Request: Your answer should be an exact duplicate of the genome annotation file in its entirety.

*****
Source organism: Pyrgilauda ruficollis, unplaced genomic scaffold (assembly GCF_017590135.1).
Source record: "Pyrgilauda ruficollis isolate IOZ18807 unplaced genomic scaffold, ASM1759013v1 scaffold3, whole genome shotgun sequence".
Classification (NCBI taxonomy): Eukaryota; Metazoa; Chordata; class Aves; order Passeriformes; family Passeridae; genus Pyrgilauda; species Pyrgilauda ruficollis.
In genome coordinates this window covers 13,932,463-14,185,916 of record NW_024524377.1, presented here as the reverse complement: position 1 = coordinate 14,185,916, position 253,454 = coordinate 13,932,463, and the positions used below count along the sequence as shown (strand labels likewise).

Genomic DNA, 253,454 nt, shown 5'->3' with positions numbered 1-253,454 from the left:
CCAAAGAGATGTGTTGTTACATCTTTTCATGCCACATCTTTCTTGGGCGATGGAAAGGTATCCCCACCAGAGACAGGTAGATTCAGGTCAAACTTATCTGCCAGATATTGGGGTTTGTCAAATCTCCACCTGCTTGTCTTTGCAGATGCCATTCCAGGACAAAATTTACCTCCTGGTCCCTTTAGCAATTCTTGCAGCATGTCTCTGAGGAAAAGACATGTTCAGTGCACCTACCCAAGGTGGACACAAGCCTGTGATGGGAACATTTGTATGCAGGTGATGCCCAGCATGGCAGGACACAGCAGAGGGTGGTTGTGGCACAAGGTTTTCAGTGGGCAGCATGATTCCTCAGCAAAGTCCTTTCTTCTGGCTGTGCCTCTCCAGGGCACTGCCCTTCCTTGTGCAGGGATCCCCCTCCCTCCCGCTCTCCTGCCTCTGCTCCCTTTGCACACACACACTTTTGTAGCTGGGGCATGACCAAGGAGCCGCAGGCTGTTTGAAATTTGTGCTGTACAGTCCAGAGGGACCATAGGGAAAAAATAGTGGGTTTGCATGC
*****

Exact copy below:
Source organism: Pyrgilauda ruficollis, unplaced genomic scaffold (assembly GCF_017590135.1).
Source record: "Pyrgilauda ruficollis isolate IOZ18807 unplaced genomic scaffold, ASM1759013v1 scaffold3, whole genome shotgun sequence".
Classification (NCBI taxonomy): Eukaryota; Metazoa; Chordata; class Aves; order Passeriformes; family Passeridae; genus Pyrgilauda; species Pyrgilauda ruficollis.
In genome coordinates this window covers 13,932,463-14,185,916 of record NW_024524377.1, presented here as the reverse complement: position 1 = coordinate 14,185,916, position 253,454 = coordinate 13,932,463, and the positions used below count along the sequence as shown (strand labels likewise).

Genomic DNA, 253,454 nt, shown 5'->3' with positions numbered 1-253,454 from the left:
CCAAAGAGATGTGTTGTTACATCTTTTCATGCCACATCTTTCTTGGGCGATGGAAAGGTATCCCCACCAGAGACAGGTAGATTCAGGTCAAACTTATCTGCCAGATATTGGGGTTTGTCAAATCTCCACCTGCTTGTCTTTGCAGATGCCATTCCAGGACAAAATTTACCTCCTGGTCCCTTTAGCAATTCTTGCAGCATGTCTCTGAGGAAAAGACATGTTCAGTGCACCTACCCAAGGTGGACACAAGCCTGTGATGGGAACATTTGTATGCAGGTGATGCCCAGCATGGCAGGACACAGCAGAGGGTGGTTGTGGCACAAGGTTTTCAGTGGGCAGCATGATTCCTCAGCAAAGTCCTTTCTTCTGGCTGTGCCTCTCCAGGGCACTGCCCTTCCTTGTGCAGGGATCCCCCTCCCTCCCGCTCTCCTGCCTCTGCTCCCTTTGCACACACACACTTTTGTAGCTGGGGCATGACCAAGGAGCCGCAGGCTGTTTGAAATTTGTGCTGTACAGTCCAGAGGGACCATAGGGAAAAAATAGTGGGTTTGCATGC